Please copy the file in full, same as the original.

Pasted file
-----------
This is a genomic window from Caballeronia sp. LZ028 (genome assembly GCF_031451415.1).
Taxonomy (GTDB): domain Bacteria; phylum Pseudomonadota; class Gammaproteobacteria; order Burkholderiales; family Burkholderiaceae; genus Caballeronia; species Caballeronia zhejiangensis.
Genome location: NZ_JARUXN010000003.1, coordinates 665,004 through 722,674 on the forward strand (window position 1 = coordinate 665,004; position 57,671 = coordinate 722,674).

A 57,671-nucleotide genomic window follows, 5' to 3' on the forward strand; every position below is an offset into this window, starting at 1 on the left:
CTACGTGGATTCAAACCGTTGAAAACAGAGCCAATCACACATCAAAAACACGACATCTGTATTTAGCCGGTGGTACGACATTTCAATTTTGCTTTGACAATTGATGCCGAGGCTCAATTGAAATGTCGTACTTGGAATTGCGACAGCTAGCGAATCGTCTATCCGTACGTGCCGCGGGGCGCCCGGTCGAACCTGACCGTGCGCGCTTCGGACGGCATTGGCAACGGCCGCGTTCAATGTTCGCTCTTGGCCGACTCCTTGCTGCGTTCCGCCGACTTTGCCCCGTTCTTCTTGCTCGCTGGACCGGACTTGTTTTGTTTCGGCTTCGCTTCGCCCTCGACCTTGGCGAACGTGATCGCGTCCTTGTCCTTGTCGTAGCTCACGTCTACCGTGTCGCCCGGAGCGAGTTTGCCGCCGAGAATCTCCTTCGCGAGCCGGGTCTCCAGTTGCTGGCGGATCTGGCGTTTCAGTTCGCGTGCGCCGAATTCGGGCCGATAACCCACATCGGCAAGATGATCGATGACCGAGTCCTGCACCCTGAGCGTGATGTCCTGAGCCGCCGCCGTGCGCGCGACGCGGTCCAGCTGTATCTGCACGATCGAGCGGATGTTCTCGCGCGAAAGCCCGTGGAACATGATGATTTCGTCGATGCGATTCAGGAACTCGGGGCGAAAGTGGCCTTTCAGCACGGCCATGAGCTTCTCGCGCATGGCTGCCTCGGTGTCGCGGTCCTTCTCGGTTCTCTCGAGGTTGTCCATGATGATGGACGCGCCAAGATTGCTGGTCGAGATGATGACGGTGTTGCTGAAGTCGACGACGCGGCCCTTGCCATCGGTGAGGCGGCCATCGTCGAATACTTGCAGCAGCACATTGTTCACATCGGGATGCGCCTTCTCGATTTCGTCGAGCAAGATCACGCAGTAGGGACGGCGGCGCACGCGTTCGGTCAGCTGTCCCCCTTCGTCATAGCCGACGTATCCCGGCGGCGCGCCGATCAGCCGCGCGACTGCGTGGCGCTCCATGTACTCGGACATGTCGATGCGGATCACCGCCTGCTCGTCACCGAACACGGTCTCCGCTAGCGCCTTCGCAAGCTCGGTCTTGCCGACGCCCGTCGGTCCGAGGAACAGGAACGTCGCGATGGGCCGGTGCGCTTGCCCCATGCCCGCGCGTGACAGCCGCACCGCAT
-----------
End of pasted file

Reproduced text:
This is a genomic window from Caballeronia sp. LZ028 (genome assembly GCF_031451415.1).
Taxonomy (GTDB): domain Bacteria; phylum Pseudomonadota; class Gammaproteobacteria; order Burkholderiales; family Burkholderiaceae; genus Caballeronia; species Caballeronia zhejiangensis.
Genome location: NZ_JARUXN010000003.1, coordinates 665,004 through 722,674 on the forward strand (window position 1 = coordinate 665,004; position 57,671 = coordinate 722,674).

A 57,671-nucleotide genomic window follows, 5' to 3' on the forward strand; every position below is an offset into this window, starting at 1 on the left:
CTACGTGGATTCAAACCGTTGAAAACAGAGCCAATCACACATCAAAAACACGACATCTGTATTTAGCCGGTGGTACGACATTTCAATTTTGCTTTGACAATTGATGCCGAGGCTCAATTGAAATGTCGTACTTGGAATTGCGACAGCTAGCGAATCGTCTATCCGTACGTGCCGCGGGGCGCCCGGTCGAACCTGACCGTGCGCGCTTCGGACGGCATTGGCAACGGCCGCGTTCAATGTTCGCTCTTGGCCGACTCCTTGCTGCGTTCCGCCGACTTTGCCCCGTTCTTCTTGCTCGCTGGACCGGACTTGTTTTGTTTCGGCTTCGCTTCGCCCTCGACCTTGGCGAACGTGATCGCGTCCTTGTCCTTGTCGTAGCTCACGTCTACCGTGTCGCCCGGAGCGAGTTTGCCGCCGAGAATCTCCTTCGCGAGCCGGGTCTCCAGTTGCTGGCGGATCTGGCGTTTCAGTTCGCGTGCGCCGAATTCGGGCCGATAACCCACATCGGCAAGATGATCGATGACCGAGTCCTGCACCCTGAGCGTGATGTCCTGAGCCGCCGCCGTGCGCGCGACGCGGTCCAGCTGTATCTGCACGATCGAGCGGATGTTCTCGCGCGAAAGCCCGTGGAACATGATGATTTCGTCGATGCGATTCAGGAACTCGGGGCGAAAGTGGCCTTTCAGCACGGCCATGAGCTTCTCGCGCATGGCTGCCTCGGTGTCGCGGTCCTTCTCGGTTCTCTCGAGGTTGTCCATGATGATGGACGCGCCAAGATTGCTGGTCGAGATGATGACGGTGTTGCTGAAGTCGACGACGCGGCCCTTGCCATCGGTGAGGCGGCCATCGTCGAATACTTGCAGCAGCACATTGTTCACATCGGGATGCGCCTTCTCGATTTCGTCGAGCAAGATCACGCAGTAGGGACGGCGGCGCACGCGTTCGGTCAGCTGTCCCCCTTCGTCATAGCCGACGTATCCCGGCGGCGCGCCGATCAGCCGCGCGACTGCGTGGCGCTCCATGTACTCGGACATGTCGATGCGGATCACCGCCTGCTCGTCACCGAACACGGTCTCCGCTAGCGCCTTCGCAAGCTCGGTCTTGCCGACGCCCGTCGGTCCGAGGAACAGGAACGTCGCGATGGGCCGGTGCGCTTGCCCCATGCCCGCGCGTGACAGCCGCACCGCAT